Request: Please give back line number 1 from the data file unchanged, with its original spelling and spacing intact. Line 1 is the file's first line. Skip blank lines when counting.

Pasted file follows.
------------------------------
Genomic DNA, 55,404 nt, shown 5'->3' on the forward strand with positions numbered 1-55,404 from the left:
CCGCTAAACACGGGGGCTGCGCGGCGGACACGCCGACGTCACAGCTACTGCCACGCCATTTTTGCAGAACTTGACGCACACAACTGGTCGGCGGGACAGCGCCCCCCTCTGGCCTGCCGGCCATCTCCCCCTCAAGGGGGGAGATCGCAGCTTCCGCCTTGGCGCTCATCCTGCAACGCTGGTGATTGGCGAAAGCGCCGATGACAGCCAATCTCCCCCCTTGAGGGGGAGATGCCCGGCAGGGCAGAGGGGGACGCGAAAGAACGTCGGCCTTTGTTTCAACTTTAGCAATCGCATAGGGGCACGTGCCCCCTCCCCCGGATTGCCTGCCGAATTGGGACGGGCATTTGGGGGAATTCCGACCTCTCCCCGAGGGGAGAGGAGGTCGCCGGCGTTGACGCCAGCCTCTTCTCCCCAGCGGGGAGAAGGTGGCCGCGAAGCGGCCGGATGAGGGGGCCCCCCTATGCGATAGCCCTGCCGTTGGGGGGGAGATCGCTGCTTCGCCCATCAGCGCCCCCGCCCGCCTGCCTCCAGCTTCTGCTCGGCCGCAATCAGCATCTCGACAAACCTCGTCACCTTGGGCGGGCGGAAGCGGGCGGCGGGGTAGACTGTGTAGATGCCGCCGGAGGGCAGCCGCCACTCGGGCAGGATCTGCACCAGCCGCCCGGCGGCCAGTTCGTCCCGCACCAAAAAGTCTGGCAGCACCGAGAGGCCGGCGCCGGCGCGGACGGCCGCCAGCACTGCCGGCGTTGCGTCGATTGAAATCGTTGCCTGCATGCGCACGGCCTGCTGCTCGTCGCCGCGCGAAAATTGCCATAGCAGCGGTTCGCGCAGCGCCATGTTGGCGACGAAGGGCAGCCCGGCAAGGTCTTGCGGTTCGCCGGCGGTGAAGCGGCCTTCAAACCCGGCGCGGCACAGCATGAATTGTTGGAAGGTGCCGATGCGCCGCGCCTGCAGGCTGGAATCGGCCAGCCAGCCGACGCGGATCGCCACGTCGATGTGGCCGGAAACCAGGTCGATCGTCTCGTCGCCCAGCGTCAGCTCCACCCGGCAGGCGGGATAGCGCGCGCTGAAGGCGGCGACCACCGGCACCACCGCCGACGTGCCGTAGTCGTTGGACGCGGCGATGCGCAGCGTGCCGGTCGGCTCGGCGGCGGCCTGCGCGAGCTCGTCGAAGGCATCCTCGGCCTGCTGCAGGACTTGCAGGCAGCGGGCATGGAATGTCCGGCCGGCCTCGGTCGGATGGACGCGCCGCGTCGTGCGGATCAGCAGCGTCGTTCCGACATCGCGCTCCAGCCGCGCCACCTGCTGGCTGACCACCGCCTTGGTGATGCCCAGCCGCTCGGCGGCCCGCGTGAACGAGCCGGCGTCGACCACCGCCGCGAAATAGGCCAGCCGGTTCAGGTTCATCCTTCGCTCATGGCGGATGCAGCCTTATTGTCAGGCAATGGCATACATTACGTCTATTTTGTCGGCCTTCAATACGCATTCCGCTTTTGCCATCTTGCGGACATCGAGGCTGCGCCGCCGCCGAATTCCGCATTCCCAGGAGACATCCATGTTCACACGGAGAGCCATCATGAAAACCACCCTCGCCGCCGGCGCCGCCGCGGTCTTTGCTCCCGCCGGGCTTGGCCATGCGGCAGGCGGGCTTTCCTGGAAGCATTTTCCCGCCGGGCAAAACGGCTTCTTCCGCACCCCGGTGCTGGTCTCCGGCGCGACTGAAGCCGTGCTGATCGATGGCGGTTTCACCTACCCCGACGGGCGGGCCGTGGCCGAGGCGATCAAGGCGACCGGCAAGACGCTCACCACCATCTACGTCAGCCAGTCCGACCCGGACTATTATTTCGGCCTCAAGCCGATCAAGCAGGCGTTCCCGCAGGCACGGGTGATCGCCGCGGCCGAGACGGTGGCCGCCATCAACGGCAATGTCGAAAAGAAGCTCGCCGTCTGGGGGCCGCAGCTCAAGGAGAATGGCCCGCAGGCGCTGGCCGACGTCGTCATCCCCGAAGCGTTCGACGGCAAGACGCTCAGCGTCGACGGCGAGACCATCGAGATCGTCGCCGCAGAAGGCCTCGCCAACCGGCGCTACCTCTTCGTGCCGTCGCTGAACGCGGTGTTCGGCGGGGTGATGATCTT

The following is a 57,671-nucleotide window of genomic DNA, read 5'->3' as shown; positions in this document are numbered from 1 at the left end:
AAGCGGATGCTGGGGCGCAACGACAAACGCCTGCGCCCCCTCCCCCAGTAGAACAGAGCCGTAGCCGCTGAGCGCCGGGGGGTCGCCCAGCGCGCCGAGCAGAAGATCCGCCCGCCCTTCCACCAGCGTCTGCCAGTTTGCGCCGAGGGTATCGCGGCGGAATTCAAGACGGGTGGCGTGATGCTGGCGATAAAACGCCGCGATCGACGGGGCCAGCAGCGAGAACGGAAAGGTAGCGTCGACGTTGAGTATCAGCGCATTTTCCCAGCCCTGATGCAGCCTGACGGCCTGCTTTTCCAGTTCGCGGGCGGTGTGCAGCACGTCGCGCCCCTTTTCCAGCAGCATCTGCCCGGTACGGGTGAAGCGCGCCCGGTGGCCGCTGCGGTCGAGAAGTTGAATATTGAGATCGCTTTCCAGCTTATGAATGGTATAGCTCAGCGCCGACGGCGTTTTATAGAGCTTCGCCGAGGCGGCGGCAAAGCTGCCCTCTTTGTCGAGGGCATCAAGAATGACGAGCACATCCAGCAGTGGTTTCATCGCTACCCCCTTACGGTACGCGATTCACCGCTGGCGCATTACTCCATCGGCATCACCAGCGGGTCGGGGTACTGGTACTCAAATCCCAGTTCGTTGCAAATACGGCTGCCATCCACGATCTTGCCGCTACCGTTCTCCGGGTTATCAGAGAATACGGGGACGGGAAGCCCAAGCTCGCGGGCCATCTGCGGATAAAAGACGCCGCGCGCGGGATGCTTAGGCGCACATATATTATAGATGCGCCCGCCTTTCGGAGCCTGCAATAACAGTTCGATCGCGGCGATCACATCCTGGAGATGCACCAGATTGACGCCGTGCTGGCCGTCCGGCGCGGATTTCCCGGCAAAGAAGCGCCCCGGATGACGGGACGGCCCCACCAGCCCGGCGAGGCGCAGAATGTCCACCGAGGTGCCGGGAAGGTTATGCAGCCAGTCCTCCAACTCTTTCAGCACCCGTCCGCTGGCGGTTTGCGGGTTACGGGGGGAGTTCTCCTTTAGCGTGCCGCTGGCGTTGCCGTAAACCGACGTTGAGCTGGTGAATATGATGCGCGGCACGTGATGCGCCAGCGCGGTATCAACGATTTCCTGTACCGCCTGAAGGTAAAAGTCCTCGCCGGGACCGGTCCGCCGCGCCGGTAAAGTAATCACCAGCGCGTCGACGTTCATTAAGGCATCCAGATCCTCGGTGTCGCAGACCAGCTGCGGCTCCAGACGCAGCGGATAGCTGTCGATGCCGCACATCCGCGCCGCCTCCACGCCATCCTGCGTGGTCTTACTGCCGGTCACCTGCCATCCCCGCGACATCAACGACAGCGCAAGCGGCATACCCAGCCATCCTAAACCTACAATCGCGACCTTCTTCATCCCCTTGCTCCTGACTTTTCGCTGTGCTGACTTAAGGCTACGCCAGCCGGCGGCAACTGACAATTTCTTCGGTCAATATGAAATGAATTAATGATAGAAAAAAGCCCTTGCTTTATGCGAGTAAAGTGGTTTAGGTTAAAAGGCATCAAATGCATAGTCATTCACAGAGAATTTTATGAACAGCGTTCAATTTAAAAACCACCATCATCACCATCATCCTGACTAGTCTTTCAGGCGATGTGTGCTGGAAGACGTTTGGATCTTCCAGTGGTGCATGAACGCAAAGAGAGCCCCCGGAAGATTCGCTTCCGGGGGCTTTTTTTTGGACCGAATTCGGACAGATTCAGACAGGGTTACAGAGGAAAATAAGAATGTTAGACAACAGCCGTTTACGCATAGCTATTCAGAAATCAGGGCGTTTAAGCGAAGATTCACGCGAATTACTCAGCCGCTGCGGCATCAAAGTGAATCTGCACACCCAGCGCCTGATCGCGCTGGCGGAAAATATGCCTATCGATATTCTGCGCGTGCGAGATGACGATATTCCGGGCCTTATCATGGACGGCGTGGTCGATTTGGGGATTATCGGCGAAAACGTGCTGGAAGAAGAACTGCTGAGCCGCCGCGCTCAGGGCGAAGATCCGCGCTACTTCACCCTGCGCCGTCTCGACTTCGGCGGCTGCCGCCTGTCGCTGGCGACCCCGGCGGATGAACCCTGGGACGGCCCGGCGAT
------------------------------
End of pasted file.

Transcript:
Genomic DNA, 55,404 nt, shown 5'->3' on the forward strand with positions numbered 1-55,404 from the left: